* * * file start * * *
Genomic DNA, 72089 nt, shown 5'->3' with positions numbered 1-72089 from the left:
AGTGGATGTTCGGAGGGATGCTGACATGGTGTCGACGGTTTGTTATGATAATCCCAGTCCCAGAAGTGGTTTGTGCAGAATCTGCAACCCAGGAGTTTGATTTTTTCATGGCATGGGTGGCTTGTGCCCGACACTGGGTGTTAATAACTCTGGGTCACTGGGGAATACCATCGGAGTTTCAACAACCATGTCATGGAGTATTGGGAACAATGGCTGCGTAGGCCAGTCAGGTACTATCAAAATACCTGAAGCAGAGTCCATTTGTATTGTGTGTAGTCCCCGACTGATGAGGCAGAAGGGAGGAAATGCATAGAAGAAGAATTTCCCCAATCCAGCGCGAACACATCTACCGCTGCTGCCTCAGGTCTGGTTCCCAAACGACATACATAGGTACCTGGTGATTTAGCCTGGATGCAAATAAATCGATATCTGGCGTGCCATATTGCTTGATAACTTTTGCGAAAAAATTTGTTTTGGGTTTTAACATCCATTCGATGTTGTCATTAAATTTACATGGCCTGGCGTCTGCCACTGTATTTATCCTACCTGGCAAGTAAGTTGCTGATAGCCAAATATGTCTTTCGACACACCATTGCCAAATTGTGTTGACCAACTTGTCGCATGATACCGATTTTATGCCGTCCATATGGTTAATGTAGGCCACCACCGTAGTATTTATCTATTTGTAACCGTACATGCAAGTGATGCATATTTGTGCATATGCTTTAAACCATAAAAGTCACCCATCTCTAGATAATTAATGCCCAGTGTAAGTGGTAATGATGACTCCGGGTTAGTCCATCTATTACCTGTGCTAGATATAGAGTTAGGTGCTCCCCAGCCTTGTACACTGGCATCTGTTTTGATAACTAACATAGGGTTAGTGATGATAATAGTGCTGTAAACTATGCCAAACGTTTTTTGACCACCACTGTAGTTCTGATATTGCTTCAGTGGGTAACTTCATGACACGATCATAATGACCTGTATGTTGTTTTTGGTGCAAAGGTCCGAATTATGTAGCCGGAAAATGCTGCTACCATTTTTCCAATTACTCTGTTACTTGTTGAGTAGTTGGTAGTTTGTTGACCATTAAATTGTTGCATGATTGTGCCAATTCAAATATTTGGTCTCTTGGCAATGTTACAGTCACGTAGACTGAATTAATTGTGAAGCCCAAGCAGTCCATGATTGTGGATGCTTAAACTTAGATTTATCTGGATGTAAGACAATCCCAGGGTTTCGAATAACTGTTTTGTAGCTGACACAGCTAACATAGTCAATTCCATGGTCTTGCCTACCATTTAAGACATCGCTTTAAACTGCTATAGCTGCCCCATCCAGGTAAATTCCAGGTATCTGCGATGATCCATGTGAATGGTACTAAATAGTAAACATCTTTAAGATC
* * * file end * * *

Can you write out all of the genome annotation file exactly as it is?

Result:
Genomic DNA, 72089 nt, shown 5'->3' with positions numbered 1-72089 from the left:
AGTGGATGTTCGGAGGGATGCTGACATGGTGTCGACGGTTTGTTATGATAATCCCAGTCCCAGAAGTGGTTTGTGCAGAATCTGCAACCCAGGAGTTTGATTTTTTCATGGCATGGGTGGCTTGTGCCCGACACTGGGTGTTAATAACTCTGGGTCACTGGGGAATACCATCGGAGTTTCAACAACCATGTCATGGAGTATTGGGAACAATGGCTGCGTAGGCCAGTCAGGTACTATCAAAATACCTGAAGCAGAGTCCATTTGTATTGTGTGTAGTCCCCGACTGATGAGGCAGAAGGGAGGAAATGCATAGAAGAAGAATTTCCCCAATCCAGCGCGAACACATCTACCGCTGCTGCCTCAGGTCTGGTTCCCAAACGACATACATAGGTACCTGGTGATTTAGCCTGGATGCAAATAAATCGATATCTGGCGTGCCATATTGCTTGATAACTTTTGCGAAAAAATTTGTTTTGGGTTTTAACATCCATTCGATGTTGTCATTAAATTTACATGGCCTGGCGTCTGCCACTGTATTTATCCTACCTGGCAAGTAAGTTGCTGATAGCCAAATATGTCTTTCGACACACCATTGCCAAATTGTGTTGACCAACTTGTCGCATGATACCGATTTTATGCCGTCCATATGGTTAATGTAGGCCACCACCGTAGTATTTATCTATTTGTAACCGTACATGCAAGTGATGCATATTTGTGCATATGCTTTAAACCATAAAAGTCACCCATCTCTAGATAATTAATGCCCAGTGTAAGTGGTAATGATGACTCCGGGTTAGTCCATCTATTACCTGTGCTAGATATAGAGTTAGGTGCTCCCCAGCCTTGTACACTGGCATCTGTTTTGATAACTAACATAGGGTTAGTGATGATAATAGTGCTGTAAACTATGCCAAACGTTTTTTGACCACCACTGTAGTTCTGATATTGCTTCAGTGGGTAACTTCATGACACGATCATAATGACCTGTATGTTGTTTTTGGTGCAAAGGTCCGAATTATGTAGCCGGAAAATGCTGCTACCATTTTTCCAATTACTCTGTTACTTGTTGAGTAGTTGGTAGTTTGTTGACCATTAAATTGTTGCATGATTGTGCCAATTCAAATATTTGGTCTCTTGGCAATGTTACAGTCACGTAGACTGAATTAATTGTGAAGCCCAAGCAGTCCATGATTGTGGATGCTTAAACTTAGATTTATCTGGATGTAAGACAATCCCAGGGTTTCGAATAACTGTTTTGTAGCTGACACAGCTAACATAGTCAATTCCATGGTCTTGCCTACCATTTAAGACATCGCTTTAAACTGCTATAGCTGCCCCATCCAGGTAAATTCCAGGTATCTGCGATGATCCATGTGAATGGTACTAAATAGTAAACATCTTTAAGATC